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Politics
8:00 am
Sun August 14, 2011

Bachmann Passes Test Of Iowa's Straw Poll

Less than two months into her campaign for the Republican presidential nomination, Minnesota Congresswoman Michelle Bachman won Saturday's Iowa straw poll. Bachman won what is considered to be a bellwether event and one measure of a presidential candidate's strength. NPR's Debbie Elliott reports.

Campaign Vacations
12:01 am
Tue July 5, 2011

Campaigning In South Carolina? Bring Your Appetite

A small figurine of famed counterman J.C. Stroble is shown at The Beacon.
Dave Anderson

You better bring an appetite if you plan to court votes in South Carolina. And not any namby-pamby taste for sprouts and watercress. We're talking greasy fare, like you might find at The Beacon Drive-In in Spartanburg.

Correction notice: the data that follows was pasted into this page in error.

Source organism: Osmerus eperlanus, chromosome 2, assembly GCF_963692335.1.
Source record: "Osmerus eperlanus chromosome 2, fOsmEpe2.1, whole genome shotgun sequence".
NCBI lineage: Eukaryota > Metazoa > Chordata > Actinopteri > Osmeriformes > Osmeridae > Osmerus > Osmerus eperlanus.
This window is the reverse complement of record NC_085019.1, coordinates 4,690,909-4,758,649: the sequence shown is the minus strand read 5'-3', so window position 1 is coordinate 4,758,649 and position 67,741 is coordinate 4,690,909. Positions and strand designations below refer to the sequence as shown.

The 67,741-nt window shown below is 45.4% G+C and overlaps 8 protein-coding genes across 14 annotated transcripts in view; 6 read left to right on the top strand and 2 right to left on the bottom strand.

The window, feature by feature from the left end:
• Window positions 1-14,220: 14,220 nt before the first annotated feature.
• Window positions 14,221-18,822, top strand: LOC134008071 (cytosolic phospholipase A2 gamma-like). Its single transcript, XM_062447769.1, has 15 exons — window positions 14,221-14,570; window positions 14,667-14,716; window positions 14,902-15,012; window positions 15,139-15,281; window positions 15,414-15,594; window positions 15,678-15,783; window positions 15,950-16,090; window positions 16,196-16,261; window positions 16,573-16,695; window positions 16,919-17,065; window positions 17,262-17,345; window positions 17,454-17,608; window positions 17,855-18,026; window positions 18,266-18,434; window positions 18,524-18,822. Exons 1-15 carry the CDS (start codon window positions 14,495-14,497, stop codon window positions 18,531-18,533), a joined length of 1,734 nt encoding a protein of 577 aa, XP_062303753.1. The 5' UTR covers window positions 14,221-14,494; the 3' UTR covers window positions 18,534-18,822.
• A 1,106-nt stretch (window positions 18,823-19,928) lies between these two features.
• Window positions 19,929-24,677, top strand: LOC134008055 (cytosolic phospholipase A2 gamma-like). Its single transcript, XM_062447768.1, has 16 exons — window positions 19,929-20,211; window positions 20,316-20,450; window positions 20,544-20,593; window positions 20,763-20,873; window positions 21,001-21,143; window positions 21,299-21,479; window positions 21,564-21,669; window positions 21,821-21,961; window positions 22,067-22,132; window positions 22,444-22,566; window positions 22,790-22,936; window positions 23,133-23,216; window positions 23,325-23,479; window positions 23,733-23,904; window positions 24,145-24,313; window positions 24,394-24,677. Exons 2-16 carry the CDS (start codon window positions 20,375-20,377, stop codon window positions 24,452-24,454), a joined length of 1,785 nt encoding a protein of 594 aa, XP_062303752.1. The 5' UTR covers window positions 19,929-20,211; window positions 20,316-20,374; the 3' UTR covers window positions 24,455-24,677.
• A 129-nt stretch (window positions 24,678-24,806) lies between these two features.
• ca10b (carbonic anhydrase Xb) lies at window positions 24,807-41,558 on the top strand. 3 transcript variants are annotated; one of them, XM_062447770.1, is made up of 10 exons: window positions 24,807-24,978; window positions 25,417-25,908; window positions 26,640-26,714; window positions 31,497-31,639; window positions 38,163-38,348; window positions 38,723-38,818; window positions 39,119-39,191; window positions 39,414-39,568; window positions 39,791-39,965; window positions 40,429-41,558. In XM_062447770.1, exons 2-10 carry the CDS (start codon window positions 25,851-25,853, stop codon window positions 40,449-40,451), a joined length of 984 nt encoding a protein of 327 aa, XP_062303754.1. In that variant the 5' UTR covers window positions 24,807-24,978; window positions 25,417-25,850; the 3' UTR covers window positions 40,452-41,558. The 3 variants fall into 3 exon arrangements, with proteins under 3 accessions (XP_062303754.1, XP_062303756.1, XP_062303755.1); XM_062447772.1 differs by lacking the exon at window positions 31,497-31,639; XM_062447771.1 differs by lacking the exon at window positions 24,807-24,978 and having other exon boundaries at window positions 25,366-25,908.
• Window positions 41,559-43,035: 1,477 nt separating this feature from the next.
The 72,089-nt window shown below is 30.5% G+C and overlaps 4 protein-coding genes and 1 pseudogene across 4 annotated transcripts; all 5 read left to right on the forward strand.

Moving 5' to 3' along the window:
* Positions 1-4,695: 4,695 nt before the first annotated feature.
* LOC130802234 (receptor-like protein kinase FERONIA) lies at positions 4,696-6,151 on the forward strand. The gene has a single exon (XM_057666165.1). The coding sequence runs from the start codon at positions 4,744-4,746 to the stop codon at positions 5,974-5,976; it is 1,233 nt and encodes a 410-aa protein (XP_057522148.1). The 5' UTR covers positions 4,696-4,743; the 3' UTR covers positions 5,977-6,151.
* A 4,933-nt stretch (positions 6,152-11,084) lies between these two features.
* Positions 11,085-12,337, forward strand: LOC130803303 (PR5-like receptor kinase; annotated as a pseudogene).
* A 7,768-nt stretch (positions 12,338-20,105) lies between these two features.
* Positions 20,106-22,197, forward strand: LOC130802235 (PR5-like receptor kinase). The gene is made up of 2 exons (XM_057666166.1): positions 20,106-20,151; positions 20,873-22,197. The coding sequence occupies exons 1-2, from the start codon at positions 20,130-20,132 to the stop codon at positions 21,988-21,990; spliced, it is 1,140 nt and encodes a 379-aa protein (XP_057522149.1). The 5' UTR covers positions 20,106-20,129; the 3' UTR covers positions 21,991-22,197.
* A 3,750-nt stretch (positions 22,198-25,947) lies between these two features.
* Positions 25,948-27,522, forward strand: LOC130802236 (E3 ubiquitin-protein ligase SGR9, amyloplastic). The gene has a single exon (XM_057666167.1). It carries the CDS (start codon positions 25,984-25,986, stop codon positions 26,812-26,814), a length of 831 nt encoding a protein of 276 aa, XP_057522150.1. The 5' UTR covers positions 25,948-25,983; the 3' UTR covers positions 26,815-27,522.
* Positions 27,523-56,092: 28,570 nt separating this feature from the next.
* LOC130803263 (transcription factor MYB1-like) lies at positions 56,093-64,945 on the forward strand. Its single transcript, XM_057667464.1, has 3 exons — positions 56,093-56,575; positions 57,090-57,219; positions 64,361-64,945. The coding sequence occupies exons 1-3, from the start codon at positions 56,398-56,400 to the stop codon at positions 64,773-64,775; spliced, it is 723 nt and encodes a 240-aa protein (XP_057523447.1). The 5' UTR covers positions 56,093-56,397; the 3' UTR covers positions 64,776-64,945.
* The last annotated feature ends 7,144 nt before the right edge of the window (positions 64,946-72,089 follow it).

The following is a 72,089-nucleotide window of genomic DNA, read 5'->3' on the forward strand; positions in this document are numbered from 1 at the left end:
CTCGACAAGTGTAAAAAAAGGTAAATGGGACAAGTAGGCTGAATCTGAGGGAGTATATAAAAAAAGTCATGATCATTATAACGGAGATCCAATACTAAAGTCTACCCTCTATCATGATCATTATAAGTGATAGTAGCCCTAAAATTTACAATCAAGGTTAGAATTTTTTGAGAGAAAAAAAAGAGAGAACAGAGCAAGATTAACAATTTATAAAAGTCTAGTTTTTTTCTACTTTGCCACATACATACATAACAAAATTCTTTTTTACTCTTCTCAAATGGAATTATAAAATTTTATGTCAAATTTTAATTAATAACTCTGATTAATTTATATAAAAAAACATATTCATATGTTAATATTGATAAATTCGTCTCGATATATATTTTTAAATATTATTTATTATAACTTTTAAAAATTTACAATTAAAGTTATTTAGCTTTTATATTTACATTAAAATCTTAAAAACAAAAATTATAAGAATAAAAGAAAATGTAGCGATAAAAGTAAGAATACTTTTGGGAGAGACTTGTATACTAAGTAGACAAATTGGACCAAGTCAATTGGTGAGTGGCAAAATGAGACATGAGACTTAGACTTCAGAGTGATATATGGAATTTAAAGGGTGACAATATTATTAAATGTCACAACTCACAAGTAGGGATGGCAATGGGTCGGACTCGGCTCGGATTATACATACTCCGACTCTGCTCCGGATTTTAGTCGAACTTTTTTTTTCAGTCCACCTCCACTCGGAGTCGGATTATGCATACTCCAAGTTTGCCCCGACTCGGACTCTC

And know what you want when J.C. Stroble, 70, meets you at the counter with his signature "Call it!"

There's no paper or computer here — J.C. takes your order, then hollers instructions to cooks in The Beacon's unique lingo. For instance, a chili-cheeseburger a-plenty means your plate is going to be covered with french fries and onion rings.

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U.S.
10:11 am
Thu June 16, 2011

States Take Steps To Curtail Illegal Immigration

A federal crackdown on the use of undocumented immigrant labor is expanding. Immigration and Customs Enforcement told a thousand companies on Wednesday that their hiring records will be inspected.

But increasingly, states are the new battleground in the immigration debate, taking much more stringent steps to curtail illegal immigration. The latest law comes from Alabama, which goes further than other states and is sure to face a legal challenge.

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Shots - Health Blog
6:22 pm
Wed June 8, 2011

Appeals Court Hears 26-State Challenge To Health Law

Atlanta was today's host city for the latest skirmish in the battle over last year's federal health overhaul, as the measure went before a three-judge panel of the 11th Circuit Court of Appeals.